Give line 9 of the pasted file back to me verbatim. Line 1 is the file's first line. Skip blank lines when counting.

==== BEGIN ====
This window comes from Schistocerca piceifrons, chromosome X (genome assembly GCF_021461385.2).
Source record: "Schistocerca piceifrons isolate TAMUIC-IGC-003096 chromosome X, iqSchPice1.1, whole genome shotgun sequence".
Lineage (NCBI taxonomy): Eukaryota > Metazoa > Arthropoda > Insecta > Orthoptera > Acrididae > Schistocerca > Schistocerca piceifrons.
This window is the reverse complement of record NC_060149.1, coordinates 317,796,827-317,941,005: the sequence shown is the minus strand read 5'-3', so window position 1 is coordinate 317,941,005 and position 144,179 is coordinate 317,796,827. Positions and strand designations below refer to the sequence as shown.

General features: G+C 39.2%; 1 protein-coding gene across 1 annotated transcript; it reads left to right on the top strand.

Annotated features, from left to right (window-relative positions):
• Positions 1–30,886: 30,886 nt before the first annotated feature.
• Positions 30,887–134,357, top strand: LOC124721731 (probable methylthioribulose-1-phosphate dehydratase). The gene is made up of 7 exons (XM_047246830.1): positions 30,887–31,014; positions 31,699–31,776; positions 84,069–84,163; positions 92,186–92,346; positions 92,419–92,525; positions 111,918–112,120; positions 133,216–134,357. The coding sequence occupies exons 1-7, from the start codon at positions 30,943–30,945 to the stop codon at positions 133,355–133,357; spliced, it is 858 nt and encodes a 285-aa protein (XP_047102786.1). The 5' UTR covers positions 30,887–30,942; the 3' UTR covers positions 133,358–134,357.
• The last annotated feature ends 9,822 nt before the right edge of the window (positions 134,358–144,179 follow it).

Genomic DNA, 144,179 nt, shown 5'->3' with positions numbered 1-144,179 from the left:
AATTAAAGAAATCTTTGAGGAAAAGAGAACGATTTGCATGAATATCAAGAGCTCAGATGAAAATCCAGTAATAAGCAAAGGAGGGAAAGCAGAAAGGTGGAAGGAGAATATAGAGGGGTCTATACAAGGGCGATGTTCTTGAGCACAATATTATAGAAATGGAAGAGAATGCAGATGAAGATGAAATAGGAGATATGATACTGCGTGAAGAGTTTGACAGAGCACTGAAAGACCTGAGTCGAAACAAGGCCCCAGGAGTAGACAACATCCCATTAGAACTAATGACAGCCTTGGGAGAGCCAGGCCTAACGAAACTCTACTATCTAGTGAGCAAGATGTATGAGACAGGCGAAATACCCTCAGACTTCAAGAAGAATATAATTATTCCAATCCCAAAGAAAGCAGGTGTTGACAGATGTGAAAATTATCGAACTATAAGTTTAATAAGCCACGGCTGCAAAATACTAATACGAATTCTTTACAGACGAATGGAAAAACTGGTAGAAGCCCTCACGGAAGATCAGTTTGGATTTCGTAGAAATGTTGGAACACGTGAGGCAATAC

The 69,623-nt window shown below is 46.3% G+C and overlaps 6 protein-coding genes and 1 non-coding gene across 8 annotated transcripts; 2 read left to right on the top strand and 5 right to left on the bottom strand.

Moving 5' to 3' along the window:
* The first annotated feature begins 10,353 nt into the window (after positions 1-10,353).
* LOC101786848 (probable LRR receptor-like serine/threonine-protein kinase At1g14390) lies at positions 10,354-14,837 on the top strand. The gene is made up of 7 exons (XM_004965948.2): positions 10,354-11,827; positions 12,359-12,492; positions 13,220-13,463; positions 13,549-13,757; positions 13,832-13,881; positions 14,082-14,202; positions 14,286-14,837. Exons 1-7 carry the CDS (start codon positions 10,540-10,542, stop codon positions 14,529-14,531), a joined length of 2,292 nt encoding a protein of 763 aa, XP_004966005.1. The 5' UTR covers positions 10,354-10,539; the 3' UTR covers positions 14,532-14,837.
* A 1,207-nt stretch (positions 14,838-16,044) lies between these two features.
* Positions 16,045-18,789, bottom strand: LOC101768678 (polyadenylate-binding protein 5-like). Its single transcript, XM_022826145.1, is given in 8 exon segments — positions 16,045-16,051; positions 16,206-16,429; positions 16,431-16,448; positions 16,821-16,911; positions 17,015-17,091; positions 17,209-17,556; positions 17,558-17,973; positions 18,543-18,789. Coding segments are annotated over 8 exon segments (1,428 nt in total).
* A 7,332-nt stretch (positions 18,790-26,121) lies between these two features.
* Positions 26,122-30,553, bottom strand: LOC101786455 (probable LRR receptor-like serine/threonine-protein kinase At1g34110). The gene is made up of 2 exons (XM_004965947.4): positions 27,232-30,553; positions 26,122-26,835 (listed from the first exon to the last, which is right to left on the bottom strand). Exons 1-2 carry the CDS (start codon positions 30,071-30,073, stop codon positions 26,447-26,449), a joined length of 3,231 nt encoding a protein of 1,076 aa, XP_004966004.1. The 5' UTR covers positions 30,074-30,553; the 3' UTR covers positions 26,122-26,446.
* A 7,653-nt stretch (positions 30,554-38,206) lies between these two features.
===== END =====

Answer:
• The last annotated feature ends 9,822 nt before the right edge of the window (positions 134,358–144,179 follow it).